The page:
I define a ‘traditional middle class family’ here as a family with two parents, two children, a home that they will eventually own, and nontrivial retirement savings. I choose the median person between ages 25 and 34 with a bachelor’s degree in terms of salary and student debt (as 40% of millennials have a bachelor’s degree or more and there is a median wage difference in the tens of thousands of dollars between millennials with B.A.s and millennials without, the middle class traditional family single earner model is generally inaccessible to about 60% of millennials before even doing the math here).

The median college-educated millennial has a salary of about $50,000 and student loan debt of $16,000. I assume that this person has kids at 28 and 30, rents until buying an average house at 28 with a 10% down payment and a 30-year mortgage, contributes 7.5% of their income to retirement savings each year, and pays down their student debt (which has an interest rate of 5%) over 15 years. I also assume that this person is continuously employed, receives annual raises that outpace inflation by $1,000, can get to and from work using inexpensive public transit [edit: until age 28, when a car is bought], does not receive any financial help from their parents, and does not save money for their children’s college education. (If these assumptions sound generous, that further illustrates how tenuous this is.) Various other assumptions about calculating the cost of health insurance, food, and other factors are enumerated in the Excel file, as well as citations to sources for the numbers.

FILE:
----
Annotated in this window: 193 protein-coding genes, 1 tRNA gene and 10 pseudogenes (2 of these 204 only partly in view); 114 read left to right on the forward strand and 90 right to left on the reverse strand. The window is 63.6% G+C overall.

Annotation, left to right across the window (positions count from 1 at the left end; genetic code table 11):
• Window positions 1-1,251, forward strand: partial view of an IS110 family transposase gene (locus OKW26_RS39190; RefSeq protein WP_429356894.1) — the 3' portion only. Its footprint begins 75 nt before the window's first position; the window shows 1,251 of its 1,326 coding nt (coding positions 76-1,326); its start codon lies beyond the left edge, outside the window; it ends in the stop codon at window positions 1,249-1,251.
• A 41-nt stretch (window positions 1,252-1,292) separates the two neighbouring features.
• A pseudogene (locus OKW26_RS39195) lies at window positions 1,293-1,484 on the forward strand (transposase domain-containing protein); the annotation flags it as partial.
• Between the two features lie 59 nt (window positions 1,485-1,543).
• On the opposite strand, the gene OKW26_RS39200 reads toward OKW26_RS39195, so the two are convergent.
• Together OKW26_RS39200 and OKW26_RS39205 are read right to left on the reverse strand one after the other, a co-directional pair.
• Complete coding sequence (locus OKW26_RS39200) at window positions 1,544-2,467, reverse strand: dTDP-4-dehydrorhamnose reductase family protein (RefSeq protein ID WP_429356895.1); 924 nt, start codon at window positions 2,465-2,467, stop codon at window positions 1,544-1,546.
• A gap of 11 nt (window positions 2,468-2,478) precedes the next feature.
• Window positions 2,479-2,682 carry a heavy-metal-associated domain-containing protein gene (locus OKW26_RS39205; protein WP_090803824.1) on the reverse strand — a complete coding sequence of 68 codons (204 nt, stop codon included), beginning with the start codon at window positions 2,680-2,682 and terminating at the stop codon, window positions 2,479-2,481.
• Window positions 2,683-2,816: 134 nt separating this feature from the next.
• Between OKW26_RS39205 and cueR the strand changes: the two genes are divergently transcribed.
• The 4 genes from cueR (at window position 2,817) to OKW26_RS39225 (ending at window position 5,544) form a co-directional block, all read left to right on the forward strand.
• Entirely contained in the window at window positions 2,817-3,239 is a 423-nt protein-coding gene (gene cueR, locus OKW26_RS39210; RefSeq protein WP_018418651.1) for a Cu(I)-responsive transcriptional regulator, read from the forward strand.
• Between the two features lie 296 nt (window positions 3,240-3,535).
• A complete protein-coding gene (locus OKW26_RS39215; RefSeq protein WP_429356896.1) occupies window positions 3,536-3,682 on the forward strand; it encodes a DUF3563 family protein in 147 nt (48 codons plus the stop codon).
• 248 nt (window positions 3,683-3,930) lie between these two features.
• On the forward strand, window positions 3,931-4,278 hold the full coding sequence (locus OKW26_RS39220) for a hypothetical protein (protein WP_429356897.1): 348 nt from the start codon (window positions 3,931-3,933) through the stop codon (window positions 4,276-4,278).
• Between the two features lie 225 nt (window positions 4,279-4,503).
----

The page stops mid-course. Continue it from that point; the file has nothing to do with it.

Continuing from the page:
While this person is in their mid-twenties, by keeping spending on entertainment and vacations to about $2,000 per year and keeping rent and utilities to $12,000 a year ($1,000 a month), they are able to save about $9,000 a year in cash. This behavior will probably not be feasible in expensive metro areas like the Bay Area and New York City, and these savings will be necessary to accumulate because having kids is so expensive. At age 28, having accumulated about [edit: over $50,000] in liquid savings and gotten married, this hypothetical person would have to open the purse and spend several years eating those same savings back down to support the home, car, and children. I assume that the home has a value of $200,000 and that the happy couple would put down $20,000 (10%) as a down payment, as well as spend [edit: $6,500] a year on the first child. This means that at age 28 the annual flow of funds into the savings account reverses, from a roughly $9,000 gain to a sharp loss.